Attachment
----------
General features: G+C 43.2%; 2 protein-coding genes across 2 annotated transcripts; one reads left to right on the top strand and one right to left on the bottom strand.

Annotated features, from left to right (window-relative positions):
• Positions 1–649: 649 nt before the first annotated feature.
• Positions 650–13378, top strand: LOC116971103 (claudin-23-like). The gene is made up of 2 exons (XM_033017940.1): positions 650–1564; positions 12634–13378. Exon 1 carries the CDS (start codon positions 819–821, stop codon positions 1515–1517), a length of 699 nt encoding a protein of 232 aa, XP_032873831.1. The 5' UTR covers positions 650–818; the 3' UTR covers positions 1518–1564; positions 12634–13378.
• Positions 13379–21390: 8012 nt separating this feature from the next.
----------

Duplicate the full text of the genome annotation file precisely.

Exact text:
General features: G+C 43.2%; 2 protein-coding genes across 2 annotated transcripts; one reads left to right on the top strand and one right to left on the bottom strand.

Annotated features, from left to right (window-relative positions):
• Positions 1–649: 649 nt before the first annotated feature.
• Positions 650–13378, top strand: LOC116971103 (claudin-23-like). The gene is made up of 2 exons (XM_033017940.1): positions 650–1564; positions 12634–13378. Exon 1 carries the CDS (start codon positions 819–821, stop codon positions 1515–1517), a length of 699 nt encoding a protein of 232 aa, XP_032873831.1. The 5' UTR covers positions 650–818; the 3' UTR covers positions 1518–1564; positions 12634–13378.
• Positions 13379–21390: 8012 nt separating this feature from the next.